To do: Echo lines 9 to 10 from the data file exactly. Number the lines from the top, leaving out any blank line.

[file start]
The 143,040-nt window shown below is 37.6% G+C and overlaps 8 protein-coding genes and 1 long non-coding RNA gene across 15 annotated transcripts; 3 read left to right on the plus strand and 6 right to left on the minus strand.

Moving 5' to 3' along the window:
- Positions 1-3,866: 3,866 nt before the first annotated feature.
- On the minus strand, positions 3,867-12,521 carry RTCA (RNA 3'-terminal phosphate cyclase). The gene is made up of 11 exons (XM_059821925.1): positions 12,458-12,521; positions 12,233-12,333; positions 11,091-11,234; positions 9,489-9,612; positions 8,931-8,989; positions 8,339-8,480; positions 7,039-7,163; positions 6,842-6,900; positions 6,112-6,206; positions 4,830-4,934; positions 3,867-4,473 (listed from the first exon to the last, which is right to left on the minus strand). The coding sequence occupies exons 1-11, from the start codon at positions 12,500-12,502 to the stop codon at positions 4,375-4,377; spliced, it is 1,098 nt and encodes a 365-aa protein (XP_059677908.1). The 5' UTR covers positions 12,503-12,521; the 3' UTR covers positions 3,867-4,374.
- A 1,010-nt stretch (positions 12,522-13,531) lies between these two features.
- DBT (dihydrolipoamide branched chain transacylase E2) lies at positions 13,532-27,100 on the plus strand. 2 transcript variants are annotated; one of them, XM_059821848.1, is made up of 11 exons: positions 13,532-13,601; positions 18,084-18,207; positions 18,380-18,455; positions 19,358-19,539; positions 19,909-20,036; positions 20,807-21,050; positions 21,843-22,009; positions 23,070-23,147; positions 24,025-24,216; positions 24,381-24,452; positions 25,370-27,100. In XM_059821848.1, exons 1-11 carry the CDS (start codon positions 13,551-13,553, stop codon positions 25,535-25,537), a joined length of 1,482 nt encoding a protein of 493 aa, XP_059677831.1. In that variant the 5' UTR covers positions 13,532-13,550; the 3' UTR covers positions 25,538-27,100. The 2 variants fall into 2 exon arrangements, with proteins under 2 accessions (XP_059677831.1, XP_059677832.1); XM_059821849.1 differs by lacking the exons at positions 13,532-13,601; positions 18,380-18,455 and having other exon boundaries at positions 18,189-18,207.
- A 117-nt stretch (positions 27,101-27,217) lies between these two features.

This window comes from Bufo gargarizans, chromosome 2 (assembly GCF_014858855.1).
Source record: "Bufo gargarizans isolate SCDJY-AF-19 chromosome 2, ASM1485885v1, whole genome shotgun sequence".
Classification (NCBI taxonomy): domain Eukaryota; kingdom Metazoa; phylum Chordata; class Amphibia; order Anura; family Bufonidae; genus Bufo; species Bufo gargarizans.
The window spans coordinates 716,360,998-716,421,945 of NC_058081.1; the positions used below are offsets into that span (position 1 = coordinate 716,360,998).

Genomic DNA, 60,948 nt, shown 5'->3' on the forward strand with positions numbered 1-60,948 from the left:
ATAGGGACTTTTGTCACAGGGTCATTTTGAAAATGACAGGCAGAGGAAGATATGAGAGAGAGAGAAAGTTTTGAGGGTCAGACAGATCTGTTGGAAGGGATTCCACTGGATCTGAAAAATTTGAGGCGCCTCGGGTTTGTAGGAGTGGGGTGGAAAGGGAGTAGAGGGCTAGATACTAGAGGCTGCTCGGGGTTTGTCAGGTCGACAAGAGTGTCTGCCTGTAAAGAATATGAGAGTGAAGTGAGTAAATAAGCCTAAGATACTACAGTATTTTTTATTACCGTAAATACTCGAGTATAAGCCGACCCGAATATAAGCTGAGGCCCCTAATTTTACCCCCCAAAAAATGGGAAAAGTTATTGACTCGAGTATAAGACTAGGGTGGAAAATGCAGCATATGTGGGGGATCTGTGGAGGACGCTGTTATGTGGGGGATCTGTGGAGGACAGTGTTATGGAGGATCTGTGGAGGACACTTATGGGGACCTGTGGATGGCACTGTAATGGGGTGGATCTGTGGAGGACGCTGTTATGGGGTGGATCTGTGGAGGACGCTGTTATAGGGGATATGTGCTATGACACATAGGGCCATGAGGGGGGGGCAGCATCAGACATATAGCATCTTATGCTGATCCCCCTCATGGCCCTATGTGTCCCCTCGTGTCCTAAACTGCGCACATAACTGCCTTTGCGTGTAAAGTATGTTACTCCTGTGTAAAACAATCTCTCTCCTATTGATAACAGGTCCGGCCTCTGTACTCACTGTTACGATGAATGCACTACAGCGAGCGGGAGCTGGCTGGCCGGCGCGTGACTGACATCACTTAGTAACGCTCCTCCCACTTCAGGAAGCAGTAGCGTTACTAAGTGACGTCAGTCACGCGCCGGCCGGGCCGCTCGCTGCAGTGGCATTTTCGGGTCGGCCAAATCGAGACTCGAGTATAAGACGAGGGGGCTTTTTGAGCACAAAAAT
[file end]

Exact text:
Source record: "Bufo gargarizans isolate SCDJY-AF-19 chromosome 2, ASM1485885v1, whole genome shotgun sequence".
Classification (NCBI taxonomy): domain Eukaryota; kingdom Metazoa; phylum Chordata; class Amphibia; order Anura; family Bufonidae; genus Bufo; species Bufo gargarizans.